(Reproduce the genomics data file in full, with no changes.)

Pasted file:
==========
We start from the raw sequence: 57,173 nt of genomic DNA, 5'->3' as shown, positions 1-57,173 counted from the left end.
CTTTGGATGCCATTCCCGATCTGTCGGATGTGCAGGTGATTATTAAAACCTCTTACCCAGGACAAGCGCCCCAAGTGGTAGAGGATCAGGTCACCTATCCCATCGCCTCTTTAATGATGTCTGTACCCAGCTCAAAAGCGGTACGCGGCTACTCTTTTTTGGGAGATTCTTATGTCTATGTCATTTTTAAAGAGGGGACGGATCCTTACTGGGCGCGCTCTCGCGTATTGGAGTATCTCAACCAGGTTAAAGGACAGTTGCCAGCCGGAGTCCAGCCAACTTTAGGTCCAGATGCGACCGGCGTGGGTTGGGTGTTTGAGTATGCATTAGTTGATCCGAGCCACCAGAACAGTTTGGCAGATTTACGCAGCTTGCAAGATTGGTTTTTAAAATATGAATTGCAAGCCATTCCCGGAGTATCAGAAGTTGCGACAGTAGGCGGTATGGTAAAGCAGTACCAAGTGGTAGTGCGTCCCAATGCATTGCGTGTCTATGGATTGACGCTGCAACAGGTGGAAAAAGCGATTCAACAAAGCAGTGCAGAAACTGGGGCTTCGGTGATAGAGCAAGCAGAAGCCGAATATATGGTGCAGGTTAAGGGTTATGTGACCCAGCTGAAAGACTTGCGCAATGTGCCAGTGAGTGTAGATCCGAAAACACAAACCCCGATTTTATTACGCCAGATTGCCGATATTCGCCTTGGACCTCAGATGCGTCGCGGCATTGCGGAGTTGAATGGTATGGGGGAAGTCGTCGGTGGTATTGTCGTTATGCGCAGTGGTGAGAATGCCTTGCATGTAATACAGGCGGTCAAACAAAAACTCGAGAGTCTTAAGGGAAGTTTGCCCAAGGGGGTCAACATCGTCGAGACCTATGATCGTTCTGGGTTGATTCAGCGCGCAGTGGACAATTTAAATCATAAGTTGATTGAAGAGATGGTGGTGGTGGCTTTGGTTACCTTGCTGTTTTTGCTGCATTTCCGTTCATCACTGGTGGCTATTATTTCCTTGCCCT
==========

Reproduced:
We start from the raw sequence: 57,173 nt of genomic DNA, 5'->3' as shown, positions 1-57,173 counted from the left end.
CTTTGGATGCCATTCCCGATCTGTCGGATGTGCAGGTGATTATTAAAACCTCTTACCCAGGACAAGCGCCCCAAGTGGTAGAGGATCAGGTCACCTATCCCATCGCCTCTTTAATGATGTCTGTACCCAGCTCAAAAGCGGTACGCGGCTACTCTTTTTTGGGAGATTCTTATGTCTATGTCATTTTTAAAGAGGGGACGGATCCTTACTGGGCGCGCTCTCGCGTATTGGAGTATCTCAACCAGGTTAAAGGACAGTTGCCAGCCGGAGTCCAGCCAACTTTAGGTCCAGATGCGACCGGCGTGGGTTGGGTGTTTGAGTATGCATTAGTTGATCCGAGCCACCAGAACAGTTTGGCAGATTTACGCAGCTTGCAAGATTGGTTTTTAAAATATGAATTGCAAGCCATTCCCGGAGTATCAGAAGTTGCGACAGTAGGCGGTATGGTAAAGCAGTACCAAGTGGTAGTGCGTCCCAATGCATTGCGTGTCTATGGATTGACGCTGCAACAGGTGGAAAAAGCGATTCAACAAAGCAGTGCAGAAACTGGGGCTTCGGTGATAGAGCAAGCAGAAGCCGAATATATGGTGCAGGTTAAGGGTTATGTGACCCAGCTGAAAGACTTGCGCAATGTGCCAGTGAGTGTAGATCCGAAAACACAAACCCCGATTTTATTACGCCAGATTGCCGATATTCGCCTTGGACCTCAGATGCGTCGCGGCATTGCGGAGTTGAATGGTATGGGGGAAGTCGTCGGTGGTATTGTCGTTATGCGCAGTGGTGAGAATGCCTTGCATGTAATACAGGCGGTCAAACAAAAACTCGAGAGTCTTAAGGGAAGTTTGCCCAAGGGGGTCAACATCGTCGAGACCTATGATCGTTCTGGGTTGATTCAGCGCGCAGTGGACAATTTAAATCATAAGTTGATTGAAGAGATGGTGGTGGTGGCTTTGGTTACCTTGCTGTTTTTGCTGCATTTCCGTTCATCACTGGTGGCTATTATTTCCTTGCCCT